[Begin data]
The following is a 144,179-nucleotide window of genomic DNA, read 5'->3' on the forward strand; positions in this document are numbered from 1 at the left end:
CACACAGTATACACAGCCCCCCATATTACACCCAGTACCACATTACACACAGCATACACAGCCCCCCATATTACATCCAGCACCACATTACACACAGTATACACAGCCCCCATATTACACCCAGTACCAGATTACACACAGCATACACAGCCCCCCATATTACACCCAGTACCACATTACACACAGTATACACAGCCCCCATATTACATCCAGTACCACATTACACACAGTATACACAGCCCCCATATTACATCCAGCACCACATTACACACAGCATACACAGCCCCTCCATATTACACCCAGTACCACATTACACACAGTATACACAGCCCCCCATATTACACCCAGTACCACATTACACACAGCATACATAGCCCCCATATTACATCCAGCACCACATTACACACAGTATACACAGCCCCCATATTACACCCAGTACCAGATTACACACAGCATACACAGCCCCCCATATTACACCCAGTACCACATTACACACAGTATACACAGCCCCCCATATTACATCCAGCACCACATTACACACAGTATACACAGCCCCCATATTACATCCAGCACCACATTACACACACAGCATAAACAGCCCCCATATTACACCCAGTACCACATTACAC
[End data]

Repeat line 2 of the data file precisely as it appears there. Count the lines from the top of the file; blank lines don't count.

CACACAGTATACACAGCCCCCCATATTACACCCAGTACCACATTACACACAGCATACACAGCCCCCCATATTACATCCAGCACCACATTACACACAGTATACACAGCCCCCATATTACACCCAGTACCAGATTACACACAGCATACACAGCCCCCCATATTACACCCAGTACCACATTACACACAGTATACACAGCCCCCATATTACATCCAGTACCACATTACACACAGTATACACAGCCCCCATATTACATCCAGCACCACATTACACACAGCATACACAGCCCCTCCATATTACACCCAGTACCACATTACACACAGTATACACAGCCCCCCATATTACACCCAGTACCACATTACACACAGCATACATAGCCCCCATATTACATCCAGCACCACATTACACACAGTATACACAGCCCCCATATTACACCCAGTACCAGATTACACACAGCATACACAGCCCCCCATATTACACCCAGTACCACATTACACACAGTATACACAGCCCCCCATATTACATCCAGCACCACATTACACACAGTATACACAGCCCCCATATTACATCCAGCACCACATTACACACACAGCATAAACAGCCCCCATATTACACCCAGTACCACATTACAC